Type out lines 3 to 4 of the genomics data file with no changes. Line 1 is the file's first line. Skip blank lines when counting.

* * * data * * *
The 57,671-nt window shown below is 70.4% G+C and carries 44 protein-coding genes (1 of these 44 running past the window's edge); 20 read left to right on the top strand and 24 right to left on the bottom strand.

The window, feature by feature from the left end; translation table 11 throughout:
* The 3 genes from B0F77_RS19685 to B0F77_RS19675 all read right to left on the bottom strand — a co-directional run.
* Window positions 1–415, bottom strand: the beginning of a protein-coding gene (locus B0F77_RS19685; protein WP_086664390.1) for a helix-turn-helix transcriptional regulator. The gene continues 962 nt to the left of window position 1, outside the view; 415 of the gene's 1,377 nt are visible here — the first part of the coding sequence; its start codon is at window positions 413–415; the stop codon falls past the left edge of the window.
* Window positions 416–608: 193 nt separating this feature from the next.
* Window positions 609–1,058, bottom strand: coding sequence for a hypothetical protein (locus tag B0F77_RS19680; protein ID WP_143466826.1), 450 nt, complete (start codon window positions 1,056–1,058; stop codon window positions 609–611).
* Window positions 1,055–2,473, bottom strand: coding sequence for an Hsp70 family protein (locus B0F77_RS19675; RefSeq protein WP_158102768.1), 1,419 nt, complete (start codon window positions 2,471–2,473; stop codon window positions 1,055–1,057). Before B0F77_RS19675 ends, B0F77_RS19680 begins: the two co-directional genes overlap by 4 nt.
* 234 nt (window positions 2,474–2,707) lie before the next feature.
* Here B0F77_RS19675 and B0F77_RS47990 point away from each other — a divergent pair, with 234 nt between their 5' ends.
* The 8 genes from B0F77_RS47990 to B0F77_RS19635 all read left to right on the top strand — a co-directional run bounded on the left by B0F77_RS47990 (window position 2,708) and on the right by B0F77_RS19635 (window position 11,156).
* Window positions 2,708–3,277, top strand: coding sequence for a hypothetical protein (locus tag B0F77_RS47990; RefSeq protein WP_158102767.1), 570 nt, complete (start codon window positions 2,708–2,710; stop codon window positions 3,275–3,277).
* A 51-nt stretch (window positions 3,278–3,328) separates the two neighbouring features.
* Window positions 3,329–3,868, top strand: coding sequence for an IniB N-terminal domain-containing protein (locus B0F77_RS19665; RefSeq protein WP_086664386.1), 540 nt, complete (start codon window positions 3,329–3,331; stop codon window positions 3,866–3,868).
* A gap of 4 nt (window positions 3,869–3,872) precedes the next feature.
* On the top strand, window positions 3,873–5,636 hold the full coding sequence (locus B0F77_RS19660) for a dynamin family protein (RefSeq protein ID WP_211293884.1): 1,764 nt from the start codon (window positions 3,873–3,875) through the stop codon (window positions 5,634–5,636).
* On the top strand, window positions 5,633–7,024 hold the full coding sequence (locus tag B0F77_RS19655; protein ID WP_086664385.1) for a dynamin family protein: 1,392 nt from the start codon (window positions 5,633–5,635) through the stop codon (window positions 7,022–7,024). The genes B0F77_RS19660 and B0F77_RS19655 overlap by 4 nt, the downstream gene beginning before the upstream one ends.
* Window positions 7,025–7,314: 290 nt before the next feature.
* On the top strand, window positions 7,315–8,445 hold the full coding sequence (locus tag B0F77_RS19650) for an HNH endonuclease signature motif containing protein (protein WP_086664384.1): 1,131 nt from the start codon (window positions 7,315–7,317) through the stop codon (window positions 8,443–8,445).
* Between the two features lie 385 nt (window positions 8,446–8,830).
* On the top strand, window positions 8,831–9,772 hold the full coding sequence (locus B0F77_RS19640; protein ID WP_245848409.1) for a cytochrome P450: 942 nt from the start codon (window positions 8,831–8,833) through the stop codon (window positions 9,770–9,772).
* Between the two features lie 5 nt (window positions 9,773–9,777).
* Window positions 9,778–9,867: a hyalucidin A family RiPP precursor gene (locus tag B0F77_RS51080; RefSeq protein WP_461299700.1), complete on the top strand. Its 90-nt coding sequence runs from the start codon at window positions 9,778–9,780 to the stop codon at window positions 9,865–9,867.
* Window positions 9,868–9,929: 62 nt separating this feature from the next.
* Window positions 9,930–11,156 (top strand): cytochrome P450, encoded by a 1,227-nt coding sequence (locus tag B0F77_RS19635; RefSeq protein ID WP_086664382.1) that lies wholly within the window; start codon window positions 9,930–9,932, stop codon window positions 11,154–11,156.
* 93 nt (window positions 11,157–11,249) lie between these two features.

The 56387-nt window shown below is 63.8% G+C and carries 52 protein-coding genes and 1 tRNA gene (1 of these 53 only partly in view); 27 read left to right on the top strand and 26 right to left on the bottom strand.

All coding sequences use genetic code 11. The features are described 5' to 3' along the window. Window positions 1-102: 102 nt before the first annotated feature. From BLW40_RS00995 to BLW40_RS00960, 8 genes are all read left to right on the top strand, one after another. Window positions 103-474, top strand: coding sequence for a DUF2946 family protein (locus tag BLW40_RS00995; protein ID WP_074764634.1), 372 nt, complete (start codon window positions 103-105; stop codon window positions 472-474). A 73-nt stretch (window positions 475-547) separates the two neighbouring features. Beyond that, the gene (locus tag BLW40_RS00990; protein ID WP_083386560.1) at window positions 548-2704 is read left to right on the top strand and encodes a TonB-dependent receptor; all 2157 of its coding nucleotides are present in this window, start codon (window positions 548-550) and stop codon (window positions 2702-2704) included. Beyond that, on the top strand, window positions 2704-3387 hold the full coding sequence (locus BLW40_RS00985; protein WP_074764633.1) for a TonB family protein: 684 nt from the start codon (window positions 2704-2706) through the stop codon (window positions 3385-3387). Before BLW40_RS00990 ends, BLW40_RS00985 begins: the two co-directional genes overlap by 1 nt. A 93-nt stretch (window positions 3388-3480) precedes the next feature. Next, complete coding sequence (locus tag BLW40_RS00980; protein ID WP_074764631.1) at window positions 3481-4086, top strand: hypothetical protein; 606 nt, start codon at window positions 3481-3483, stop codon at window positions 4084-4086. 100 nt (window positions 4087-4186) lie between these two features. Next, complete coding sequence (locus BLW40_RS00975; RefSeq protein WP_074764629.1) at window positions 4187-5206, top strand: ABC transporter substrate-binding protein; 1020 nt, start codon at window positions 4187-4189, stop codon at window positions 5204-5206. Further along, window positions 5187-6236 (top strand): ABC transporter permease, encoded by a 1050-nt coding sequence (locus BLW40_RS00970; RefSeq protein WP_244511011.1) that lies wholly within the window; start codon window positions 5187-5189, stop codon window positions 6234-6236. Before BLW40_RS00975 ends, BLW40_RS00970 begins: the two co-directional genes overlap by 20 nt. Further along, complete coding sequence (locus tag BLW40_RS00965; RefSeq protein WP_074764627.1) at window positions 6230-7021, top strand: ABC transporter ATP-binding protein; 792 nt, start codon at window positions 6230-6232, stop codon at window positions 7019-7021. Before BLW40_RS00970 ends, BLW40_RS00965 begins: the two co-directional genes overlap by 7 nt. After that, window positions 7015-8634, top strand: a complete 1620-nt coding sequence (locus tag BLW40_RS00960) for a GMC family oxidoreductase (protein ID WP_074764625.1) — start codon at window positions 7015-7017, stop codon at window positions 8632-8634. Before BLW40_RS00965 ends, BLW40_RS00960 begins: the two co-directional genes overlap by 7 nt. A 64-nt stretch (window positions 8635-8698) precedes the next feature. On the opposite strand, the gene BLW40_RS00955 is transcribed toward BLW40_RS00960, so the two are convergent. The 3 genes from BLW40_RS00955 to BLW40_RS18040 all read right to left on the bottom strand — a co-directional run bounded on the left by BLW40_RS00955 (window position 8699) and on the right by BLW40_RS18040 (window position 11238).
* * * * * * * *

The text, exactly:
* The 3 genes from B0F77_RS19685 to B0F77_RS19675 all read right to left on the bottom strand — a co-directional run.
* Window positions 1–415, bottom strand: the beginning of a protein-coding gene (locus B0F77_RS19685; protein WP_086664390.1) for a helix-turn-helix transcriptional regulator. The gene continues 962 nt to the left of window position 1, outside the view; 415 of the gene's 1,377 nt are visible here — the first part of the coding sequence; its start codon is at window positions 413–415; the stop codon falls past the left edge of the window.